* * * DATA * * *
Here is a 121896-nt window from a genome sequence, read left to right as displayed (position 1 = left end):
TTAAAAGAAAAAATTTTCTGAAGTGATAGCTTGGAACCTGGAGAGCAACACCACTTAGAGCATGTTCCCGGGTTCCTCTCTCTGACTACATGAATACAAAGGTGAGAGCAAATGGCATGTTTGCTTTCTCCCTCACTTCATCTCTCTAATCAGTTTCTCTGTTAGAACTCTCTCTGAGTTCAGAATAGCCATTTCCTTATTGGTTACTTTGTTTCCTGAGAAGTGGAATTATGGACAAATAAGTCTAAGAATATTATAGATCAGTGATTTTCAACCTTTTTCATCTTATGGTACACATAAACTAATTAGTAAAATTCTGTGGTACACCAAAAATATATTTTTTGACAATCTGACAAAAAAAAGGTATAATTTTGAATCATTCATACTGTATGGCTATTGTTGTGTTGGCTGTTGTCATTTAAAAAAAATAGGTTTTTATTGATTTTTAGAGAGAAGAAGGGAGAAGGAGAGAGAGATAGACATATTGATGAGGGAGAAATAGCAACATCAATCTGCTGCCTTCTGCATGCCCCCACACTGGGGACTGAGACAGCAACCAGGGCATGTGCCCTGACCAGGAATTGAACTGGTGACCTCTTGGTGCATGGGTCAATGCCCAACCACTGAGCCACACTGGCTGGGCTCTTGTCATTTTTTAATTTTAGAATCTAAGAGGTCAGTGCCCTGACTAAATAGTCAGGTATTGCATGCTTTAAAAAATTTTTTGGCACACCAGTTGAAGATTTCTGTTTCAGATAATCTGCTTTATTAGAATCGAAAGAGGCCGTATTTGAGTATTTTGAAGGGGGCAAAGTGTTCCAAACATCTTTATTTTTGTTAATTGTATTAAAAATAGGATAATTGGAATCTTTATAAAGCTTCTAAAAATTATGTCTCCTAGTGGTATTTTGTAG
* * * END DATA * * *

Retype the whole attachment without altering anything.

Here is a 121896-nt window from a genome sequence, read left to right as displayed (position 1 = left end):
TTAAAAGAAAAAATTTTCTGAAGTGATAGCTTGGAACCTGGAGAGCAACACCACTTAGAGCATGTTCCCGGGTTCCTCTCTCTGACTACATGAATACAAAGGTGAGAGCAAATGGCATGTTTGCTTTCTCCCTCACTTCATCTCTCTAATCAGTTTCTCTGTTAGAACTCTCTCTGAGTTCAGAATAGCCATTTCCTTATTGGTTACTTTGTTTCCTGAGAAGTGGAATTATGGACAAATAAGTCTAAGAATATTATAGATCAGTGATTTTCAACCTTTTTCATCTTATGGTACACATAAACTAATTAGTAAAATTCTGTGGTACACCAAAAATATATTTTTTGACAATCTGACAAAAAAAAGGTATAATTTTGAATCATTCATACTGTATGGCTATTGTTGTGTTGGCTGTTGTCATTTAAAAAAAATAGGTTTTTATTGATTTTTAGAGAGAAGAAGGGAGAAGGAGAGAGAGATAGACATATTGATGAGGGAGAAATAGCAACATCAATCTGCTGCCTTCTGCATGCCCCCACACTGGGGACTGAGACAGCAACCAGGGCATGTGCCCTGACCAGGAATTGAACTGGTGACCTCTTGGTGCATGGGTCAATGCCCAACCACTGAGCCACACTGGCTGGGCTCTTGTCATTTTTTAATTTTAGAATCTAAGAGGTCAGTGCCCTGACTAAATAGTCAGGTATTGCATGCTTTAAAAAATTTTTTGGCACACCAGTTGAAGATTTCTGTTTCAGATAATCTGCTTTATTAGAATCGAAAGAGGCCGTATTTGAGTATTTTGAAGGGGGCAAAGTGTTCCAAACATCTTTATTTTTGTTAATTGTATTAAAAATAGGATAATTGGAATCTTTATAAAGCTTCTAAAAATTATGTCTCCTAGTGGTATTTTGTAG